Security updates have been issued by Arch Linux (chromium, libssh, and net-snmp), Debian (libssh and xen), Fedora (audiofile), openSUSE (axis, GraphicsMagick, ImageMagick, kernel, libssh, samba, and texlive), Oracle (java-1.8.0-openjdk), Red Hat (java-1.8.0-openjdk, rh-nodejs6-nodejs, and rh-nodejs8-nodejs), SUSE (binutils and fuse), and Ubuntu (paramiko).

[$] LWN.net Weekly Edition for October 18, 2018

Thursday 18th of October 2018 12:29:38 AM
The LWN.net Weekly Edition for October 18, 2018 is available.

[$] A new direction for i965

Wednesday 17th of October 2018 10:30:08 PM

Graphical applications are always pushing the limits of what the hardware can do and recent developments in the graphics world have caused Intel to rethink its 3D graphics driver. In particular, the lower CPU overhead that the Vulkan driver on Intel hardware can provide is becoming more attractive for OpenGL as well. At the 2018 X.Org Developers Conference Kenneth Graunke talked about an experimental re-architecting of the i965 driver using Gallium3D—a development that came as something of a surprise to many, including him.

More in Tux Machines

Android Leftovers

Ubuntu MATE 18.10 Released for GPD Pocket PCs, Raspberry Pi Images Coming Soon

Shipping with the latest MATE 1.20.3 desktop environment and Linux 4.18 kernel, Ubuntu MATE 18.10 is now available with updated apps and core components, better hardware support, and, for the first time, images for the GDP Pocket and GDP Pocket 2 handheld computers, along with the generic images for 64-bit Intel PCs. According to Martin Wimpress, Ubuntu MATE 18.10 (Cosmic Cuttlefish) includes some hardware-specific tweaks and other improvements to core components in an attempt to make the Linux-based operating system work out-of-the-box and without any hiccups on both the GDP Pocket and GDP Pocket 2 tiny computers. Read more

Plasma 5.14.2

Today KDE releases a Bugfix update to KDE Plasma 5, versioned 5.14.2. Plasma 5.14 was released in October with many feature refinements and new modules to complete the desktop experience. Read more Also: KDE Plasma 5.14.2 Desktop Environment Improves Firmware Updates, Snap Support

Red Hat and Fedora Leftovers

  • Red Hat: Creativity is risky (and other truths open leaders need to hear)
    Leaders are all too aware of the importance of invention and innovation. Today, the health and wealth of their businesses have become increasingly dependent on the creation of new products and processes. In the digital age especially, competition is more fierce than ever as global markets open and expand. Just keeping pace with change requires a focus on constant improvement and consistent learning. And that says nothing about building for tomorrow.
  • APAC Financial Services Institutions Bank on Red Hat to Enhance Agility
  • APAC banks aim to use open source to enhance agility
  • Huawei CloudFabric Supports Container Network Deployment Automation, Improving Enterprise Service Agility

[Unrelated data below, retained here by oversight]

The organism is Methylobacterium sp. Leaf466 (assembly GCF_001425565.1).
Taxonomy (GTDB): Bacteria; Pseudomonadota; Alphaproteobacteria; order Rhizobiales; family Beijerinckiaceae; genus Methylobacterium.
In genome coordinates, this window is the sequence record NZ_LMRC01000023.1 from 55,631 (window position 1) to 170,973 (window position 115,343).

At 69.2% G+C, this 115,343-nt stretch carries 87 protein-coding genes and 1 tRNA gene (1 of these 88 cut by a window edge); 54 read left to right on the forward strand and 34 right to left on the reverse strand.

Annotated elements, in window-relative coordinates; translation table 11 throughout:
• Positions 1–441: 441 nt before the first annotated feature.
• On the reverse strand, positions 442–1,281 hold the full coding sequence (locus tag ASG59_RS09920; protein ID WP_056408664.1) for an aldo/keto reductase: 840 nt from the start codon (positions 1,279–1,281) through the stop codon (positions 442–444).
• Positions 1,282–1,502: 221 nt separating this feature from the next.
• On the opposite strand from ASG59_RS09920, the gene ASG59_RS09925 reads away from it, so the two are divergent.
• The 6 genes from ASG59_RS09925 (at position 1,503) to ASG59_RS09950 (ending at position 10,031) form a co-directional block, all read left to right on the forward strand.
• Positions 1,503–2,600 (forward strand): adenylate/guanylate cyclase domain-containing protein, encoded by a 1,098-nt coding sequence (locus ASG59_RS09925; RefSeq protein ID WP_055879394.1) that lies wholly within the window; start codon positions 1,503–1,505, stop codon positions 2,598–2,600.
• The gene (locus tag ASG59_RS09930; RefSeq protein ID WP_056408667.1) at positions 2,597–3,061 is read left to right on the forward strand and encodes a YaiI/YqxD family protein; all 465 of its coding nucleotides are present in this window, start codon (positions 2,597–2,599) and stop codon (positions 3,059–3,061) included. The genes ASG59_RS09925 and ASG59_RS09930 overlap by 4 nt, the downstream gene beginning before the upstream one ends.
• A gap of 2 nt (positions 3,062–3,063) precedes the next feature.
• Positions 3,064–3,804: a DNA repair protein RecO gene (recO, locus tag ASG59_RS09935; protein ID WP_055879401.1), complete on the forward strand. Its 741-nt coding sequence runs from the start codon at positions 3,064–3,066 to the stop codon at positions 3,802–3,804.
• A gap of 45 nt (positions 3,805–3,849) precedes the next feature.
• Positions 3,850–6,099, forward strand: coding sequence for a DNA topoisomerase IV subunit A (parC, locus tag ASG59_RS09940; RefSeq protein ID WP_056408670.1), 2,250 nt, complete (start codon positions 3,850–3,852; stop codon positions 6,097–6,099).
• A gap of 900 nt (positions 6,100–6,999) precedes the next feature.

At HUAWEI CONNECT 2018, Huawei announced that its CloudFabric Cloud Data Center Solution supports container network deployment automation and will be available for the industry-leading enterprise Kubernetes platform via a new plug-in.
  • Redis Labs Integrates With Red Hat OpenShift, Hits 1B Milestone
    Redis Labs is integrating its enterprise platform as a hosted and managed database service on Red Hat’s OpenShift Container Platform. That integration includes built-in support for Red Hat’s recently launched Kubernetes Operator. The Redis Enterprise integration will allow customers to deploy and manage Redis databases as a stateful Kubernetes service. It will also allow users to run Redis Enterprise on premises or across any cloud environment.
  • Needham & Company Starts Red Hat (RHT) at Buy
  • Fedora Toolbox — Hacking on Fedora Silverblue
    Fedora Silverblue is a modern and graphical operating system targetted at laptops, tablets and desktop computers. It is the next-generation Fedora Workstation that promises painless upgrades, clear separation between the OS and applications, and secure and cross-platform applications. The basic operating system is an immutable OSTree image, and all the applications are Flatpaks. It’s great! However, if you are a hacker and decide to set up a development environment, you immediately run into the immutable OS image and the absence of dnf. You can’t install your favourite tools, editors and SDKs the way you’d normally do on Fedora Workstation. You can either unlock your immutable OS image to install RPMs through rpm-ostree and give up the benefit of painless upgrades; or create a Docker container to get an RPM-based toolbox but be prepared to mess around with root permissions and having to figure out why your SSH agent or display server isn’t working.
  • Fedora 28 : Alien, Steam and Fedora distro.